UK economy

British retailers cut prices as household incomes stagnate

PUBLISHED : Wednesday, 05 February, 2014, 2:49pm
UPDATED : Wednesday, 05 February, 2014, 2:49pm

British retailers slashed prices at the fastest rate in at least seven years during the January sales, industry figures showed on Wednesday, highlighting tough trading conditions despite an improving economy.

The British Retail Consortium said shop prices early last month were 1 per cent lower than at the same time last year, the biggest annual decline in any month since the survey started in 2006 and the ninth consecutive month of falling prices.

The price slide deepened from 0.8 per cent in December, reflecting widespread discounting by British retailers in sales – and particularly among clothing, furniture and electrical retailers.

Although Britain’s economy grew 1.9 per cent last year, the fastest rate since 2007, wages have stagnated, and households have had to fund higher spending by cutting saving.

Still, sales have been buoyant.

Official data showed British retailers had the fastest annual sales growth in more than nine years in December, fuelled by smaller stores, as some major chains reported a difficult Christmas holiday period.

Tesco and Marks & Spencer, two of the biggest names in British retail, posted heavy falls in sales in the run-up to Christmas, although fashion chain Next enjoyed strong sales.

January is always a key month for sales and promotions, but discounts have been deeper and more widespread than last year, and we are seeing this trend continuing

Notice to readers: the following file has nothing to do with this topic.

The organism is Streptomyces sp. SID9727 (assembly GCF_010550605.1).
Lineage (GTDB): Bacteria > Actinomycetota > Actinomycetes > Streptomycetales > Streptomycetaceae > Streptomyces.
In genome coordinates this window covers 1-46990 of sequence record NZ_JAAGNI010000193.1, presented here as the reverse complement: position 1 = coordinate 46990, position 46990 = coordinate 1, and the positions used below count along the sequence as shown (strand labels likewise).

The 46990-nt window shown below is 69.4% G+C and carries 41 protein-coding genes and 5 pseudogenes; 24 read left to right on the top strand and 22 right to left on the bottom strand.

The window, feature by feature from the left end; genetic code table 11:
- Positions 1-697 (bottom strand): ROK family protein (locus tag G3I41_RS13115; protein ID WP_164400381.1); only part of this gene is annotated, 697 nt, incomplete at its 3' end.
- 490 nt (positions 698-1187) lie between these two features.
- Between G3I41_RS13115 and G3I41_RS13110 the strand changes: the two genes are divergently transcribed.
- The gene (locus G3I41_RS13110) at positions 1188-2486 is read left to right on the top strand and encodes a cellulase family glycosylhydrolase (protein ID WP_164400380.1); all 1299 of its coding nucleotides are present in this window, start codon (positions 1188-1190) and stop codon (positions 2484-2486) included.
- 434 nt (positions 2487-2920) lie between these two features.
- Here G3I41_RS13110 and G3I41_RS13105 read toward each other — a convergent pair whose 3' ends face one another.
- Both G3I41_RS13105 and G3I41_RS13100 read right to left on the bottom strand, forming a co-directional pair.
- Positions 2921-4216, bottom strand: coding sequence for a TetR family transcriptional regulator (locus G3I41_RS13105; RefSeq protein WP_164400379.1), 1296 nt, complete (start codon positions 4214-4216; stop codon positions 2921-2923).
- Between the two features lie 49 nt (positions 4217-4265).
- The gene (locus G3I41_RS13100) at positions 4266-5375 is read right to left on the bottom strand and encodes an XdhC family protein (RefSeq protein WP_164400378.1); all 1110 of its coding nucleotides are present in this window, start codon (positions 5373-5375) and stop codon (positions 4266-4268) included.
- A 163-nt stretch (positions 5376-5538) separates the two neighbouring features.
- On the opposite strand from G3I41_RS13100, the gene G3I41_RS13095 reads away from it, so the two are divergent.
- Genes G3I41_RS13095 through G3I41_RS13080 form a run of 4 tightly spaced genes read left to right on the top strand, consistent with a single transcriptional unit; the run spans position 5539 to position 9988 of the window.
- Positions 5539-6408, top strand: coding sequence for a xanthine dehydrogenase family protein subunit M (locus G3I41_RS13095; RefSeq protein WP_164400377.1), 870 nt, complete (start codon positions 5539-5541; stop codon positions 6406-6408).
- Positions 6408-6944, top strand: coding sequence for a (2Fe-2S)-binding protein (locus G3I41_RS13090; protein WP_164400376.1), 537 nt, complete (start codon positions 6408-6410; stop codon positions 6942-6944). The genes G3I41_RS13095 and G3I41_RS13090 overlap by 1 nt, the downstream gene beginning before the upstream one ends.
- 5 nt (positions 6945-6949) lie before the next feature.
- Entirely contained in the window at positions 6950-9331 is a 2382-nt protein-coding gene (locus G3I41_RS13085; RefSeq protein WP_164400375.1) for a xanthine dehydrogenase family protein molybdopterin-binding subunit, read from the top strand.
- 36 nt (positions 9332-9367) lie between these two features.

Helen Dickinson, British Retail Consortium

“January is always a key month for sales and promotions, but discounts have been deeper and more widespread than last year, and we are seeing this trend continuing,” said Helen Dickinson, the BRC’s director general.

“Hard-pressed families will also have benefited from the lowest levels of food inflation in almost four years.”

The BRC’s measure of shop price inflation does not include online retailers or costs such as energy, transport and housing, which feed into the broader official consumer price inflation (CPI) measure targeted by the Bank of England.

The CPI has fallen sharply in recent months and hit the BOE’s 2 per cent target in December for the first time since 2009.

But consumer prices are still rising much faster than wages, leading to accusations of a “cost of living crisis” from the opposition Labour Party.

The BRC said non-food prices fell by an annual 2.7 per cent last month compared with 2.3 per cent in December, while food prices rose 1.5 per cent, down from the previous month’s 1.7 per cent.

 
 
 

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